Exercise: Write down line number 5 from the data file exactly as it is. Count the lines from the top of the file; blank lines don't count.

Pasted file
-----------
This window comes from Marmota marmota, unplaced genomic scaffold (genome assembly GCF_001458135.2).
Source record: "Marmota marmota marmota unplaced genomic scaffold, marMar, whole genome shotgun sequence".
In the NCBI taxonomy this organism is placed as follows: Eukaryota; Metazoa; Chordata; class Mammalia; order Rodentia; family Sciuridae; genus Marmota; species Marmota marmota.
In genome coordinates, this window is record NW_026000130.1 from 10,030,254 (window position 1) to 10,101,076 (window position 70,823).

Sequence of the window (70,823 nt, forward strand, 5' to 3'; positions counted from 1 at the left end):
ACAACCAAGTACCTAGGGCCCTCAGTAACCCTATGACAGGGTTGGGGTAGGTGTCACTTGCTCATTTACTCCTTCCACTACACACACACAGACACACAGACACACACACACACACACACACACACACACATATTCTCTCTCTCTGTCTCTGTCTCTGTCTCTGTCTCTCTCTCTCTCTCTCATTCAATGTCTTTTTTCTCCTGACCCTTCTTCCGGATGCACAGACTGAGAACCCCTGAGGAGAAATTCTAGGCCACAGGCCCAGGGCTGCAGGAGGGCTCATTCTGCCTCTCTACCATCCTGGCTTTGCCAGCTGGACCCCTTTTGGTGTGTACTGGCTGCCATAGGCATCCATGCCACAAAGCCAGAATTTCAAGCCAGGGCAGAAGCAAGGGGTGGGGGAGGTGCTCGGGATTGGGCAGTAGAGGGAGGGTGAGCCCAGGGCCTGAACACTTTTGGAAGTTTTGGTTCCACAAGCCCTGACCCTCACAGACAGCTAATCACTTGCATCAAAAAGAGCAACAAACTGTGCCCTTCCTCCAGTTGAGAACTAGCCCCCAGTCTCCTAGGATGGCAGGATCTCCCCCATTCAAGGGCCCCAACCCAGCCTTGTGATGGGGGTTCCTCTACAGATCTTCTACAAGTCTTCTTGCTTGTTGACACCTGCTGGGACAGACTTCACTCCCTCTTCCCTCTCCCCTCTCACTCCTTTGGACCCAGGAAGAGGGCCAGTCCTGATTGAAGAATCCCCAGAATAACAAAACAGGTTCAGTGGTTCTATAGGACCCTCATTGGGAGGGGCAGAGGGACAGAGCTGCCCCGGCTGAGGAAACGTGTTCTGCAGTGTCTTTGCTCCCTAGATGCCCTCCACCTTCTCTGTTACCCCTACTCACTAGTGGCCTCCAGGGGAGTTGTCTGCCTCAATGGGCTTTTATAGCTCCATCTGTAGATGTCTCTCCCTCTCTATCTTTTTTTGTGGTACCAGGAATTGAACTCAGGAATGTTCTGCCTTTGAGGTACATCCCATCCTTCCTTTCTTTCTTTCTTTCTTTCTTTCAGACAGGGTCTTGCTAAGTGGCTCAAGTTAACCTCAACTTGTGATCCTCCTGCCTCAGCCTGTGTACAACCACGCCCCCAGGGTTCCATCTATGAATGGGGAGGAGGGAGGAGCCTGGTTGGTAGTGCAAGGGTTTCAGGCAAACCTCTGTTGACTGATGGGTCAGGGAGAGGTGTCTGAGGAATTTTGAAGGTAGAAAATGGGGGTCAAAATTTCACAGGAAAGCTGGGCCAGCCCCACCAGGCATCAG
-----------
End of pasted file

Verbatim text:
Sequence of the window (70,823 nt, forward strand, 5' to 3'; positions counted from 1 at the left end):